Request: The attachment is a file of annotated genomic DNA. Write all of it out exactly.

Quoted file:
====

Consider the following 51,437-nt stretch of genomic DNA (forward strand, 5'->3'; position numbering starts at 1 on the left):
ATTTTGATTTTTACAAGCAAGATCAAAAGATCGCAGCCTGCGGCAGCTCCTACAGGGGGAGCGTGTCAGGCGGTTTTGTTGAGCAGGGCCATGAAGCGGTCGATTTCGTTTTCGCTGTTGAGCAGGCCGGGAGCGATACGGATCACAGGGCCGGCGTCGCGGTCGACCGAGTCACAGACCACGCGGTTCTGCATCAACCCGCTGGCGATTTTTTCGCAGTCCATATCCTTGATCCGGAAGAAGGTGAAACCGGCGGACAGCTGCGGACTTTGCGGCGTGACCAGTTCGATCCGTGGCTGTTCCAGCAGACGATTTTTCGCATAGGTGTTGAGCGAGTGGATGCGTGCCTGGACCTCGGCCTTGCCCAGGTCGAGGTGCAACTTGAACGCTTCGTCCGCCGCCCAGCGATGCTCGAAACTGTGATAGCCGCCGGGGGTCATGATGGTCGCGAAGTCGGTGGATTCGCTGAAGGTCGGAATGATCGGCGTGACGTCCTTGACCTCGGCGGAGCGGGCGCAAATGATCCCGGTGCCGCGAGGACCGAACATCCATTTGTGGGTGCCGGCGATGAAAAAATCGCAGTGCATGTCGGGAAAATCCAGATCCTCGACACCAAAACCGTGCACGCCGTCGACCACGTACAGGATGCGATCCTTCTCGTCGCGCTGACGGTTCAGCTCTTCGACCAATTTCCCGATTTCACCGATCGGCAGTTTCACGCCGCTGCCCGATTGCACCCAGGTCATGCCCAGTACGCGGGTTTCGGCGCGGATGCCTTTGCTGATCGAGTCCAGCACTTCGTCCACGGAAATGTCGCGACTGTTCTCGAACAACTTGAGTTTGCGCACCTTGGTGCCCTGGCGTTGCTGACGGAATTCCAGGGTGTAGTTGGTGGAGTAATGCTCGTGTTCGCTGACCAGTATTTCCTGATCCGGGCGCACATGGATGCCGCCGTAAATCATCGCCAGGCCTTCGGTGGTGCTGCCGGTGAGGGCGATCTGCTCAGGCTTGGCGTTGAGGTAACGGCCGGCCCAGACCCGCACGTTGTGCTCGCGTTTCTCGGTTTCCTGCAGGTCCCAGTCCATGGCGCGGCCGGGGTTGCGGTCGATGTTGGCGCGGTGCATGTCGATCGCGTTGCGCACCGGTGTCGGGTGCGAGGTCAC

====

Consider the following 51,437-nt stretch of genomic DNA (forward strand, 5'->3'; position numbering starts at 1 on the left):
ATTTTGATTTTTACAAGCAAGATCAAAAGATCGCAGCCTGCGGCAGCTCCTACAGGGGGAGCGTGTCAGGCGGTTTTGTTGAGCAGGGCCATGAAGCGGTCGATTTCGTTTTCGCTGTTGAGCAGGCCGGGAGCGATACGGATCACAGGGCCGGCGTCGCGGTCGACCGAGTCACAGACCACGCGGTTCTGCATCAACCCGCTGGCGATTTTTTCGCAGTCCATATCCTTGATCCGGAAGAAGGTGAAACCGGCGGACAGCTGCGGACTTTGCGGCGTGACCAGTTCGATCCGTGGCTGTTCCAGCAGACGATTTTTCGCATAGGTGTTGAGCGAGTGGATGCGTGCCTGGACCTCGGCCTTGCCCAGGTCGAGGTGCAACTTGAACGCTTCGTCCGCCGCCCAGCGATGCTCGAAACTGTGATAGCCGCCGGGGGTCATGATGGTCGCGAAGTCGGTGGATTCGCTGAAGGTCGGAATGATCGGCGTGACGTCCTTGACCTCGGCGGAGCGGGCGCAAATGATCCCGGTGCCGCGAGGACCGAACATCCATTTGTGGGTGCCGGCGATGAAAAAATCGCAGTGCATGTCGGGAAAATCCAGATCCTCGACACCAAAACCGTGCACGCCGTCGACCACGTACAGGATGCGATCCTTCTCGTCGCGCTGACGGTTCAGCTCTTCGACCAATTTCCCGATTTCACCGATCGGCAGTTTCACGCCGCTGCCCGATTGCACCCAGGTCATGCCCAGTACGCGGGTTTCGGCGCGGATGCCTTTGCTGATCGAGTCCAGCACTTCGTCCACGGAAATGTCGCGACTGTTCTCGAACAACTTGAGTTTGCGCACCTTGGTGCCCTGGCGTTGCTGACGGAATTCCAGGGTGTAGTTGGTGGAGTAATGCTCGTGTTCGCTGACCAGTATTTCCTGATCCGGGCGCACATGGATGCCGCCGTAAATCATCGCCAGGCCTTCGGTGGTGCTGCCGGTGAGGGCGATCTGCTCAGGCTTGGCGTTGAGGTAACGGCCGGCCCAGACCCGCACGTTGTGCTCGCGTTTCTCGGTTTCCTGCAGGTCCCAGTCCATGGCGCGGCCGGGGTTGCGGTCGATGTTGGCGCGGTGCATGTCGATCGCGTTGCGCACCGGTGTCGGGTGCGAGGTCAC